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String testing for null, empty  RSS feed

 
Nigel Hoath
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I've been beavering away with Java for a few months. But as with all languages the String implementation looks designed to trip up even experienced programmers.

My current development gets data from various sources outside my control. When I get a string I want to test if it is empty/null/or whatever. Simple enough one thinks.

But if you search the internet you see everone seems to have a slightly different approach. So what is the best way of determining that a string is not useful to you?

I've had success with this



But I've seen people using methods - not necessarily of String (e.g equals, empty) and regular expressions.

What is the best approach to this considering coding efficiency and/or processing efficiency (accepting you'd have to be processing a lot of strings for the latter to be an issue).

Any thoughts very welcome as I'd like to standardise on an approach. Cheers
 
Bear Bibeault
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What do you find lacking in the approach you've already pointed out?
 
Nigel Hoath
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Bear Bibeault wrote:What do you find lacking in the approach you've already pointed out?


Hi bear. Nothing so far but early on I had imagined testing null would be sufficient. It isn't as I've found zero length strings that are not null.

So as I process data from alien sources on several platforms I cannot predict what may arrive. And I'd like to not have to keep going back fixing up. So if what I have now is good then great but just looking for confirmation.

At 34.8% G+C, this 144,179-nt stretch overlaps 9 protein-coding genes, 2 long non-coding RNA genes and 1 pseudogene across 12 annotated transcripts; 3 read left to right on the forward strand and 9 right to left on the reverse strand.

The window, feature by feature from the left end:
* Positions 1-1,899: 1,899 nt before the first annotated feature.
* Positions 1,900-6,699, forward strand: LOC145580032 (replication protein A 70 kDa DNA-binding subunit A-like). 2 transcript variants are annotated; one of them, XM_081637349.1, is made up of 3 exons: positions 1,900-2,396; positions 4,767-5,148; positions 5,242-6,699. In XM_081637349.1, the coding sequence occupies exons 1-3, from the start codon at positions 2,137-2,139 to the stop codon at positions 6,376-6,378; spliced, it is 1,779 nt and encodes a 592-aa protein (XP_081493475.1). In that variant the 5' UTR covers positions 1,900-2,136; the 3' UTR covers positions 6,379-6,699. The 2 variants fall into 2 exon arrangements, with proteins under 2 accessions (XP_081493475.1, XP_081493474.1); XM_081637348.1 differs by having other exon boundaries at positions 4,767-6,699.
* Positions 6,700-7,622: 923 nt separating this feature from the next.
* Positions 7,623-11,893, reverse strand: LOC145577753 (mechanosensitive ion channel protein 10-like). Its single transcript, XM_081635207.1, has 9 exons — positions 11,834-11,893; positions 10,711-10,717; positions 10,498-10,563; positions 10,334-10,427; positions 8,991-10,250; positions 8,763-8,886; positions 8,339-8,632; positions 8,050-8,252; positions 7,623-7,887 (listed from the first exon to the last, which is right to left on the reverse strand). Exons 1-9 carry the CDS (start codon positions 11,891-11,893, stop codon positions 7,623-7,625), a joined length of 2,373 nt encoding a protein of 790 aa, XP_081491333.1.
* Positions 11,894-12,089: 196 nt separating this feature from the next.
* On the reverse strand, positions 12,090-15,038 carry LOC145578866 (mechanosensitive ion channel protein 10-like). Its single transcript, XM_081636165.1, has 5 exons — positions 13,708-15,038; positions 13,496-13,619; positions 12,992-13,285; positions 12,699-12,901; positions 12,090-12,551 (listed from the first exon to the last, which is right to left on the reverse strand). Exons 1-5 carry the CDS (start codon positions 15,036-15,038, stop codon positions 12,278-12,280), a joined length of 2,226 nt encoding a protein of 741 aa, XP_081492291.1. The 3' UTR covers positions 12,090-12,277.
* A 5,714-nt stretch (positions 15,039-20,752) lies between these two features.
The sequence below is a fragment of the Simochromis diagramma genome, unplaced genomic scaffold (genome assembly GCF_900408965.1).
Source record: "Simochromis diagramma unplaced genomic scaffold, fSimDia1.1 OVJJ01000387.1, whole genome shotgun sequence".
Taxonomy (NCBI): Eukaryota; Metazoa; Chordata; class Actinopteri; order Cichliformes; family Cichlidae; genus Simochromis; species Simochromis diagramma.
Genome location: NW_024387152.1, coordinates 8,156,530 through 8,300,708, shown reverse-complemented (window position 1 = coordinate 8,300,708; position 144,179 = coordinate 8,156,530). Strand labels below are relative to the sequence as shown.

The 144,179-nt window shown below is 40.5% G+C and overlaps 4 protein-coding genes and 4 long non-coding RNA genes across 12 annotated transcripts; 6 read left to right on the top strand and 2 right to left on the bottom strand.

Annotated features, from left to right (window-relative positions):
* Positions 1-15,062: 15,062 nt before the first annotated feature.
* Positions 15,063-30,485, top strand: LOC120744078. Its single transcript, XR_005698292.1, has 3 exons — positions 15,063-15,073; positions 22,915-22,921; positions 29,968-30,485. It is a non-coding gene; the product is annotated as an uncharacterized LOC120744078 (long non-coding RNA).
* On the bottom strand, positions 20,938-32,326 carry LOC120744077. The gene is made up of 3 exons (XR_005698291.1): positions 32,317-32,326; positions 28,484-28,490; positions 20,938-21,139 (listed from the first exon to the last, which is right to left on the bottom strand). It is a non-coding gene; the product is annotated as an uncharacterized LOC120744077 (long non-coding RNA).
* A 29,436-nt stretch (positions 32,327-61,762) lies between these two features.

Cheers





 
Junilu Lacar
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Nigel Hoath wrote:

Commonly used alternatives to this are Apache Commons StringUtils and Guava Strings

Read the API documentation to see how each of these behave as they may or may not be exactly what you want.
 
Campbell Ritchie
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Nigel Hoath wrote: . . .
But I've seen people using methods - not necessarily of String (e.g equals, empty) and regular expressions.
. . .
Not empty bur isEmpty
If you look on that link, you see it says “Since 1.6” and Java6 came out in late 2006 if I remember correctly. That suggests there were ten years of complaints aboiut having to use if length()==0 why can't we have an isEmpty() method

But as you have been told, your formula will reliably identify no String at all (=null) and empty Strings. There is a difference between a 0‑length String and null. The two are mutually incompatible so you would have to test for both. There are all sorts of other kinds of String validation you can consider, but your approach is good. You can use regular expressions to examine Strings for particular patterns, which is a very powerful technique, but does require lots of thought to get to work reliably.
 
Nigel Hoath
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Well many thanks folks for all the replies. It looks like I can rely on my current approach.

Campbell you make a good point about out of date info referring to previous versions. That may well explain some of the convoluted solutions to what seems a simple case.

Onwards and upwards, Cheers
 
Campbell Ritchie
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Yoiu're welcome
 
Tim Cooke
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Another tip for dealing with Strings if you need to check for a specific value. I see this a lot:
The purpose being to avoid a possible NullPointerException when calling .equals().

Here's a tip to avoid the null check. The String literal will never be null so no need to check for it:
 
Campbell Ritchie
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Unfortunately neither of those techniques will pick up null/empty.
 
Tim Cooke
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Agreed. Perhaps I went a little off topic, but I did say it was a tip for when you need to check that a String variable contains a specific value.
 
Consider Paul's rocket mass heater.
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